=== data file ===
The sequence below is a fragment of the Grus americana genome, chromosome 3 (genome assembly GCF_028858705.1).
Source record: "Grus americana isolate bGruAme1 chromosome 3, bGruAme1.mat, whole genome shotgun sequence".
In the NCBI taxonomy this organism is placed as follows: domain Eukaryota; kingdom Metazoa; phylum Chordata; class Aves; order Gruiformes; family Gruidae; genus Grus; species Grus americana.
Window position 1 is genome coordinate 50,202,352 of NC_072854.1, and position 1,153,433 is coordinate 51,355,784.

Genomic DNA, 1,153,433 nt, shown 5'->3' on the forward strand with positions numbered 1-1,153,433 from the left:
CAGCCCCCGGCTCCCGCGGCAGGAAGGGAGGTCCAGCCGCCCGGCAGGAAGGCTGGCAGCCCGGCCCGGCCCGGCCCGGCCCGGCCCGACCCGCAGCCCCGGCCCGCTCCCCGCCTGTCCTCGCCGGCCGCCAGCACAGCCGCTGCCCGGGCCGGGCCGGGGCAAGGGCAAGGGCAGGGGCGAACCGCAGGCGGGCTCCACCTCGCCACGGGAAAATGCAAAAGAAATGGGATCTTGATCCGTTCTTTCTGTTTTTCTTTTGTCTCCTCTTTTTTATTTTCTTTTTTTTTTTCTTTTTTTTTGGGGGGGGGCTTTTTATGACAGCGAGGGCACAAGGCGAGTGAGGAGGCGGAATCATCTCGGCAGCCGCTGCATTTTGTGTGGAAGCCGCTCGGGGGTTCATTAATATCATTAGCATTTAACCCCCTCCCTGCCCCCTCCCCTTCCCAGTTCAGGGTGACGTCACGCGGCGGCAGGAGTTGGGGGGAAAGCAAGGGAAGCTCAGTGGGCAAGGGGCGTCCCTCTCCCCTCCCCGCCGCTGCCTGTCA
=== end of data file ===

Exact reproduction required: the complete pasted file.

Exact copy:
The sequence below is a fragment of the Grus americana genome, chromosome 3 (genome assembly GCF_028858705.1).
Source record: "Grus americana isolate bGruAme1 chromosome 3, bGruAme1.mat, whole genome shotgun sequence".
In the NCBI taxonomy this organism is placed as follows: domain Eukaryota; kingdom Metazoa; phylum Chordata; class Aves; order Gruiformes; family Gruidae; genus Grus; species Grus americana.
Window position 1 is genome coordinate 50,202,352 of NC_072854.1, and position 1,153,433 is coordinate 51,355,784.

Genomic DNA, 1,153,433 nt, shown 5'->3' on the forward strand with positions numbered 1-1,153,433 from the left:
CAGCCCCCGGCTCCCGCGGCAGGAAGGGAGGTCCAGCCGCCCGGCAGGAAGGCTGGCAGCCCGGCCCGGCCCGGCCCGGCCCGGCCCGACCCGCAGCCCCGGCCCGCTCCCCGCCTGTCCTCGCCGGCCGCCAGCACAGCCGCTGCCCGGGCCGGGCCGGGGCAAGGGCAAGGGCAGGGGCGAACCGCAGGCGGGCTCCACCTCGCCACGGGAAAATGCAAAAGAAATGGGATCTTGATCCGTTCTTTCTGTTTTTCTTTTGTCTCCTCTTTTTTATTTTCTTTTTTTTTTTCTTTTTTTTTGGGGGGGGGCTTTTTATGACAGCGAGGGCACAAGGCGAGTGAGGAGGCGGAATCATCTCGGCAGCCGCTGCATTTTGTGTGGAAGCCGCTCGGGGGTTCATTAATATCATTAGCATTTAACCCCCTCCCTGCCCCCTCCCCTTCCCAGTTCAGGGTGACGTCACGCGGCGGCAGGAGTTGGGGGGAAAGCAAGGGAAGCTCAGTGGGCAAGGGGCGTCCCTCTCCCCTCCCCGCCGCTGCCTGTCA